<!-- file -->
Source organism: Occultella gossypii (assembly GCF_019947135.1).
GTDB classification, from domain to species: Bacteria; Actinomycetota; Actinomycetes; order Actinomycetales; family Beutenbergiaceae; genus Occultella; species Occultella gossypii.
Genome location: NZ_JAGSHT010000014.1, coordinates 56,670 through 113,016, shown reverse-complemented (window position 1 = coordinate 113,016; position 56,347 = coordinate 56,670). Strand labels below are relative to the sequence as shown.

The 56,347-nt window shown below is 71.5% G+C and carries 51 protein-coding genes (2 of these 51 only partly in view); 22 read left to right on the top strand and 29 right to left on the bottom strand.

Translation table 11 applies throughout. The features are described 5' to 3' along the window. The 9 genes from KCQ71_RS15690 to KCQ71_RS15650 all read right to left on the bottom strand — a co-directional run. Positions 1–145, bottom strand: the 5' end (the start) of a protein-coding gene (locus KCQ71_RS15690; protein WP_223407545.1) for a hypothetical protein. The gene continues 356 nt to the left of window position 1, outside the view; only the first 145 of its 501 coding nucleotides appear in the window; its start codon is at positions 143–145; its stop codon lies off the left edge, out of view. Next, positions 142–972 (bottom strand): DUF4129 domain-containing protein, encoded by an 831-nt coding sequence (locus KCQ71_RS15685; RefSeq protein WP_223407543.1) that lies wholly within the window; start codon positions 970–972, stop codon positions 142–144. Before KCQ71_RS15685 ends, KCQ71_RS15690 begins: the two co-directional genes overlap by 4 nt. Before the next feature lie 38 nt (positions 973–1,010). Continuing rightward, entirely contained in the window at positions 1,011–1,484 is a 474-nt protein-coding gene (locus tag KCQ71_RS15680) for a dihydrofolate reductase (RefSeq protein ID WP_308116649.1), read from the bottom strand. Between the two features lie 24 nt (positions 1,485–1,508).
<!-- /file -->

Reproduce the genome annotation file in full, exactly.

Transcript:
Source organism: Occultella gossypii (assembly GCF_019947135.1).
GTDB classification, from domain to species: Bacteria; Actinomycetota; Actinomycetes; order Actinomycetales; family Beutenbergiaceae; genus Occultella; species Occultella gossypii.
Genome location: NZ_JAGSHT010000014.1, coordinates 56,670 through 113,016, shown reverse-complemented (window position 1 = coordinate 113,016; position 56,347 = coordinate 56,670). Strand labels below are relative to the sequence as shown.

The 56,347-nt window shown below is 71.5% G+C and carries 51 protein-coding genes (2 of these 51 only partly in view); 22 read left to right on the top strand and 29 right to left on the bottom strand.

Translation table 11 applies throughout. The features are described 5' to 3' along the window. The 9 genes from KCQ71_RS15690 to KCQ71_RS15650 all read right to left on the bottom strand — a co-directional run. Positions 1–145, bottom strand: the 5' end (the start) of a protein-coding gene (locus KCQ71_RS15690; protein WP_223407545.1) for a hypothetical protein. The gene continues 356 nt to the left of window position 1, outside the view; only the first 145 of its 501 coding nucleotides appear in the window; its start codon is at positions 143–145; its stop codon lies off the left edge, out of view. Next, positions 142–972 (bottom strand): DUF4129 domain-containing protein, encoded by an 831-nt coding sequence (locus KCQ71_RS15685; RefSeq protein WP_223407543.1) that lies wholly within the window; start codon positions 970–972, stop codon positions 142–144. Before KCQ71_RS15685 ends, KCQ71_RS15690 begins: the two co-directional genes overlap by 4 nt. Before the next feature lie 38 nt (positions 973–1,010). Continuing rightward, entirely contained in the window at positions 1,011–1,484 is a 474-nt protein-coding gene (locus tag KCQ71_RS15680) for a dihydrofolate reductase (RefSeq protein ID WP_308116649.1), read from the bottom strand. Between the two features lie 24 nt (positions 1,485–1,508).